Wednesday, March 16, 2011
Golden Age Heroes - Dr. Diamond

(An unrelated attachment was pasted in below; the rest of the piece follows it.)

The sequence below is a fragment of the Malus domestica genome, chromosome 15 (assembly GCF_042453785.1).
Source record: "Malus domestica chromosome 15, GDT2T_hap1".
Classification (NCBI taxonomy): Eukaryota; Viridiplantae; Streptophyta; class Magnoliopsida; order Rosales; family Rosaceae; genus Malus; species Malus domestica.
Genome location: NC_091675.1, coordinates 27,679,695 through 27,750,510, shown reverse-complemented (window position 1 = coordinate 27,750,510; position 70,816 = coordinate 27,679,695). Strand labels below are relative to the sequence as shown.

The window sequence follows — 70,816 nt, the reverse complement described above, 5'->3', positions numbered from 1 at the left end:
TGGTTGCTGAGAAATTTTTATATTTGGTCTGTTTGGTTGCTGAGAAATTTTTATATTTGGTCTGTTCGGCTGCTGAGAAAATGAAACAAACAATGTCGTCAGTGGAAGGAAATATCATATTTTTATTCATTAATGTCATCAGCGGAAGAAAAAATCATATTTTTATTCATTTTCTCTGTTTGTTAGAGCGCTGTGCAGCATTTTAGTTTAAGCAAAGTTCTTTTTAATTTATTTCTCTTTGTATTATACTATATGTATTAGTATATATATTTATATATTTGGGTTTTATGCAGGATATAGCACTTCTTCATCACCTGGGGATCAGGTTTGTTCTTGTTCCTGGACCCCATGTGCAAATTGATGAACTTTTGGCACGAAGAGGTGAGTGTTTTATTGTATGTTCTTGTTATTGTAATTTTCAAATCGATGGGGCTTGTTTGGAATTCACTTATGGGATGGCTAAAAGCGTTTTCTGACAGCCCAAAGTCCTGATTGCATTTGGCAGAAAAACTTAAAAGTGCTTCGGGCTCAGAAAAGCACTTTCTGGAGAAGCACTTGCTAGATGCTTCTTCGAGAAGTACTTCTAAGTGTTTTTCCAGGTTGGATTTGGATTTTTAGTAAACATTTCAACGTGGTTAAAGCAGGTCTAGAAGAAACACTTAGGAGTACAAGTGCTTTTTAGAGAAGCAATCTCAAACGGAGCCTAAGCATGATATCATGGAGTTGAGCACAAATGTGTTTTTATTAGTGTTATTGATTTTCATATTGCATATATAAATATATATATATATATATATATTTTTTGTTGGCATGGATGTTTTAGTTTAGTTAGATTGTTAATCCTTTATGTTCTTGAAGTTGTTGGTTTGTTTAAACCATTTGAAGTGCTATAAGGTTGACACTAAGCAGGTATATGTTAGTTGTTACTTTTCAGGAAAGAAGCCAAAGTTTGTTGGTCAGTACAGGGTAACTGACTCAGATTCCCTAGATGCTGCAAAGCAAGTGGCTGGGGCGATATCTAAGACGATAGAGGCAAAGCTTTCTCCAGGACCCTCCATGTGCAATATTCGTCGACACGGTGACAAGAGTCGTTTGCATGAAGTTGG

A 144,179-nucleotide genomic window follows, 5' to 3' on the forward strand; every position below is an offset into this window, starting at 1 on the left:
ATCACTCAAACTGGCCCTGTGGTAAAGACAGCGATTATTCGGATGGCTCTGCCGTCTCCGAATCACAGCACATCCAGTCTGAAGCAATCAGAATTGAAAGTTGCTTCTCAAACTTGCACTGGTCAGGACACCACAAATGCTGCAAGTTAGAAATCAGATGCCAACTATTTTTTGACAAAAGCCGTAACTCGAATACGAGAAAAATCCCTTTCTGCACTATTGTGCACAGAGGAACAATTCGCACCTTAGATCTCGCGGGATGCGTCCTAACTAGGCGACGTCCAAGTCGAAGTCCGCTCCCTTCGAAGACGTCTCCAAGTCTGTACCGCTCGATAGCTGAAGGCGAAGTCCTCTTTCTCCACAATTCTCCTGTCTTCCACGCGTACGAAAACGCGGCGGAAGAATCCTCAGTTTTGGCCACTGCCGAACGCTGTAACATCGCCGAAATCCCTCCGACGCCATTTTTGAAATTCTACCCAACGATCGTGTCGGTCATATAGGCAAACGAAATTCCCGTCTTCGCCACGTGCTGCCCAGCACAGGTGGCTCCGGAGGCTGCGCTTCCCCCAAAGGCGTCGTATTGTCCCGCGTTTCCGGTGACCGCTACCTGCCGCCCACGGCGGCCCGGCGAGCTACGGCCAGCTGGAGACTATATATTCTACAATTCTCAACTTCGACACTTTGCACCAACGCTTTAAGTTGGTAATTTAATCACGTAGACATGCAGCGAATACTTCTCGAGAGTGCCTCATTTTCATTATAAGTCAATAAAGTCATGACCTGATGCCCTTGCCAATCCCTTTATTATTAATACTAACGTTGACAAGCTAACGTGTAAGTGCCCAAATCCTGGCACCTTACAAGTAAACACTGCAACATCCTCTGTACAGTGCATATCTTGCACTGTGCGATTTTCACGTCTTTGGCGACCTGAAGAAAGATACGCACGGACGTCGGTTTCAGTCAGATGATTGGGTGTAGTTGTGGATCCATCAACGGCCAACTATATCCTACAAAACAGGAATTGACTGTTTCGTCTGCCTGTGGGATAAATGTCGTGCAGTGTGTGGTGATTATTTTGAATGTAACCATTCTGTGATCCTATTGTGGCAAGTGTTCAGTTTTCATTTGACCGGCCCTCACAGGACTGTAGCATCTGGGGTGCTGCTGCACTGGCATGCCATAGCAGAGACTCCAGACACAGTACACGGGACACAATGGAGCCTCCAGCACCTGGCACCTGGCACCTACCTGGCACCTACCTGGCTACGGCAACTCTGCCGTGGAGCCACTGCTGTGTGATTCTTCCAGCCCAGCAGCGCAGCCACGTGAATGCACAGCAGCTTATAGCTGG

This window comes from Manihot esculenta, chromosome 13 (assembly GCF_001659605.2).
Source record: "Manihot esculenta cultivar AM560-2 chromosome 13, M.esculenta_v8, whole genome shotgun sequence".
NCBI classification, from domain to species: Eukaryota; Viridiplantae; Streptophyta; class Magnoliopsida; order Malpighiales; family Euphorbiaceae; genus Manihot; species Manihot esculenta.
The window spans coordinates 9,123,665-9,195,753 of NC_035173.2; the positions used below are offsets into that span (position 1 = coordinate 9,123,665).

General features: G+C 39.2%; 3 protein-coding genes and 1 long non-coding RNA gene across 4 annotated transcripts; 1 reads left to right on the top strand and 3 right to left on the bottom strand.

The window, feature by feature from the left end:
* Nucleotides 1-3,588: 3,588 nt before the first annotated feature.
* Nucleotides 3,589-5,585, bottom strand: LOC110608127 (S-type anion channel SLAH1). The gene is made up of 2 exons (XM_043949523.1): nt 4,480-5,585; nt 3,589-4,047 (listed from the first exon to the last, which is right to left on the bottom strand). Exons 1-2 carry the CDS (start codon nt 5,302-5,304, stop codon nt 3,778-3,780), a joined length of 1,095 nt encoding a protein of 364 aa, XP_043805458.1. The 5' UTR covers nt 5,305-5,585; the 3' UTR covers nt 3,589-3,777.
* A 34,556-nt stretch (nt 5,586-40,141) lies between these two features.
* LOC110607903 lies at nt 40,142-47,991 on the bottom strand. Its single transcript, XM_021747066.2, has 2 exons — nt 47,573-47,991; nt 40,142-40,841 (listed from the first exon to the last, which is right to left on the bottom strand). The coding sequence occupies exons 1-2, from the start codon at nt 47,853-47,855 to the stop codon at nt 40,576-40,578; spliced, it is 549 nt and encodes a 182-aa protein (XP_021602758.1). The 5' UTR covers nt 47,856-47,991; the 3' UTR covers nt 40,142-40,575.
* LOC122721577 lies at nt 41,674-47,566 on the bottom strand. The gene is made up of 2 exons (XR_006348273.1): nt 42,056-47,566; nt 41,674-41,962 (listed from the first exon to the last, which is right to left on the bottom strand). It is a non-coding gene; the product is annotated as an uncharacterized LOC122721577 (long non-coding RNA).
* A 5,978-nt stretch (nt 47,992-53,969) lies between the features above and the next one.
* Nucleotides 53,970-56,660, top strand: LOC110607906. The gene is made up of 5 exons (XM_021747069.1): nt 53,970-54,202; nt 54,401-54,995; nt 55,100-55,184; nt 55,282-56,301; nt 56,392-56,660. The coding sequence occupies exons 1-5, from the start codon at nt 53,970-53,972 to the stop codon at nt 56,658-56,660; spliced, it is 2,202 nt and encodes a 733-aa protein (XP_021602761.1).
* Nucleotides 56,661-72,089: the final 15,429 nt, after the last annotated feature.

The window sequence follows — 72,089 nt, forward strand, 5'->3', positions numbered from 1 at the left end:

In my last post I highlighted Strongman from Tem Publishing/Holyoke so I thought I'd stick with that publisher for this post, featuring their short-lived character of Dr. Diamond. Dr. Drake Gorden was traveling on a ship heading for the south seas when it was hit by a typhoon and he was swept overboard. He ends up on an uncharted island and climbs to the top of a high mountain where he meets a Tibetan monk. The monk just happens to have in his possession a black diamond which was used by an ancient Egyptian for good but was later misused for evil until it came to the Tibetan. OK, really now - an ancient Egyptian diamond, found by a Tibetan monk who's living on an uncharted island in the south Pacific. Where did these guys come up with these stories?? Anyway, sensing that Dr. Gorden was a good and honest man, the monk gives him the diamond, which has the ability to grant its possessor the power to rid the world of evil. OK, so why didn't the monk use it to fight evil himself rather than just hanging out on some lonely island waiting for some other guy to come along?? Maybe the monk was a pacifist. Anyway, Dr. Gorden returns to his own world where, now endowed with the power of 50 men, takes on the task of ridding the world of evil, adopting the name of Dr. Diamond. This is another example, like Strongman I featured the other day, where a superhero character is given powers through magic but is apparently not a magic user himself. Dr. Diamond's campaign against evil only lasted for three or four issues of Cat-Man Comics before he disappeared into comic oblivion - from which sometimes even a magic diamond can't rescue you. One of the things that drew me to this character was that he had a mustache. That was not a common feature of superheroes during the Golden Age, although a number of magicians sported them. I may feature more heroes with mustaches in coming days. Anyway, for the action figure I used the body of a Toy Biz Daredevil, the arms and legs of a Silver Surfer and the head from a Tony Stark. I realize that the picture shows Dr. Diamond with blue trunks and a red belt, but the next couple of pages had him in red trunks with a blue belt - a not uncommon phenomena during this period when comic "houses" might have several artists working on stories. I decided to go with the red trunks and blue belt. The little red bib piece was cut from cloth, as was the cape.